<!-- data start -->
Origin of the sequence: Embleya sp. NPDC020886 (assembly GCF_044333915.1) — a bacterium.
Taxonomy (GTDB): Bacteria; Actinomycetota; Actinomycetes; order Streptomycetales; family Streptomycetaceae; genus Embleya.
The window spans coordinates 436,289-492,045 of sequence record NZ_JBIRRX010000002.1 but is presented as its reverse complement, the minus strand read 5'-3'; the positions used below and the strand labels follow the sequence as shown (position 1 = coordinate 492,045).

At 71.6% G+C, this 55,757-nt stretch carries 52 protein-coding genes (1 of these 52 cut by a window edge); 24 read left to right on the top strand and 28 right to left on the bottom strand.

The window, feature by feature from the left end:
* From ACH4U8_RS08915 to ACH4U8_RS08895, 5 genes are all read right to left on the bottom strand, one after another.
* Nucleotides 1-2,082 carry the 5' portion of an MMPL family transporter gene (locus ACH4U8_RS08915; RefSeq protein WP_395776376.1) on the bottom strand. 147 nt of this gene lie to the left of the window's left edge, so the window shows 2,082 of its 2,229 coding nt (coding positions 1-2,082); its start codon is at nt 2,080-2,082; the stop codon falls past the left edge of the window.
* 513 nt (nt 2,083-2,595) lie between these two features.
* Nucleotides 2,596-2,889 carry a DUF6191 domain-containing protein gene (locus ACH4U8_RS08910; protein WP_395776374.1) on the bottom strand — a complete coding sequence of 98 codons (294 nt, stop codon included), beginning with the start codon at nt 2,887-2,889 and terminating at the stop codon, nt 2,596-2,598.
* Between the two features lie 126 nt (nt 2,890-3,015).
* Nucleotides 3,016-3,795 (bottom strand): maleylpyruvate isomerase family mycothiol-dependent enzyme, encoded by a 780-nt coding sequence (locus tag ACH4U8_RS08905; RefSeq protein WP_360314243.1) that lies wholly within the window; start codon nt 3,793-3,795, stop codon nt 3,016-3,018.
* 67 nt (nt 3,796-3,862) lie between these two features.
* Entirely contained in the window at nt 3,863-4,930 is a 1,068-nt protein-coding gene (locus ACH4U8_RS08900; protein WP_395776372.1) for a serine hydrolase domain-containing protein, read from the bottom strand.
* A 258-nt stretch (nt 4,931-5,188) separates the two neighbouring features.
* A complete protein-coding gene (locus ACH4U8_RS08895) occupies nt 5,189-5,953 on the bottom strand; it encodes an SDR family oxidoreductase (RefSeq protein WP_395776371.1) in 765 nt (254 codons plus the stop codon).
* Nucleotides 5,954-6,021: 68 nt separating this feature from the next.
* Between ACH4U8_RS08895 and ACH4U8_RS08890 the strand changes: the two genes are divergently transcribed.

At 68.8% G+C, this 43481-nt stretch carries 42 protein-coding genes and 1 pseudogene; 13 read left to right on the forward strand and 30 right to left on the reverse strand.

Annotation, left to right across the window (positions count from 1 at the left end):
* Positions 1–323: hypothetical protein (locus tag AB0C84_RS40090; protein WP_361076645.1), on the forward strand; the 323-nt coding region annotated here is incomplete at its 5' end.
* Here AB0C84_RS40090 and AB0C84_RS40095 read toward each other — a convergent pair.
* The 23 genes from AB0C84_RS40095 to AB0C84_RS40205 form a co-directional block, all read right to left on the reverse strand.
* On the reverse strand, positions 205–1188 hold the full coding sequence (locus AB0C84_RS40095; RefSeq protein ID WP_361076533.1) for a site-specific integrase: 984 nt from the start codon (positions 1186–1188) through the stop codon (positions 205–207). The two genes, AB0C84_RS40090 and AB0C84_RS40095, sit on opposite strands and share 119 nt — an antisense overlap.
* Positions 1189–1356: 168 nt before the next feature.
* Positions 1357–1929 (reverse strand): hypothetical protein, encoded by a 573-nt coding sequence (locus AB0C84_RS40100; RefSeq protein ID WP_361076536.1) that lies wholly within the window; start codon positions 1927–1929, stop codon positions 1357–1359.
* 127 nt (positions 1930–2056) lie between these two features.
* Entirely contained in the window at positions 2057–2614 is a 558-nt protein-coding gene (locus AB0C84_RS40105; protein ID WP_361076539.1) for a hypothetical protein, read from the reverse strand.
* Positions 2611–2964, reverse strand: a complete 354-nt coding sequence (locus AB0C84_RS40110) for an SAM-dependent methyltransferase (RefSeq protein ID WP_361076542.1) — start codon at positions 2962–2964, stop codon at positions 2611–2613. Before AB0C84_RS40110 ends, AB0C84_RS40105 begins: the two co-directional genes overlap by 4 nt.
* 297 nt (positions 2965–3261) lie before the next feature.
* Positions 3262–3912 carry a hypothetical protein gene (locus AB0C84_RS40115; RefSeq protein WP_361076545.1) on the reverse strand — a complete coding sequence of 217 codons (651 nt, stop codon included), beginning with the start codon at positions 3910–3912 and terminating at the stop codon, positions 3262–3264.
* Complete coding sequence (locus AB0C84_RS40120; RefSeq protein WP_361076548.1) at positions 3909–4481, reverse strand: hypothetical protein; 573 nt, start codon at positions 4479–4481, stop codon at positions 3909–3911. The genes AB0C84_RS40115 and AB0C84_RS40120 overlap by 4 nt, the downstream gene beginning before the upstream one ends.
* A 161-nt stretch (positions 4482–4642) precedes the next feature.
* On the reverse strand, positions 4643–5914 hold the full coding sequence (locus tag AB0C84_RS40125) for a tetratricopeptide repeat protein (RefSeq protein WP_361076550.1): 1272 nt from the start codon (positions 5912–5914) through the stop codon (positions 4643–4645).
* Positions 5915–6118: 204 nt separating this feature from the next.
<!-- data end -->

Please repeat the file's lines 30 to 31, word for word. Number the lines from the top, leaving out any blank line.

* Positions 3262–3912 carry a hypothetical protein gene (locus AB0C84_RS40115; RefSeq protein WP_361076545.1) on the reverse strand — a complete coding sequence of 217 codons (651 nt, stop codon included), beginning with the start codon at positions 3910–3912 and terminating at the stop codon, positions 3262–3264.
* Complete coding sequence (locus AB0C84_RS40120; RefSeq protein WP_361076548.1) at positions 3909–4481, reverse strand: hypothetical protein; 573 nt, start codon at positions 4479–4481, stop codon at positions 3909–3911. The genes AB0C84_RS40115 and AB0C84_RS40120 overlap by 4 nt, the downstream gene beginning before the upstream one ends.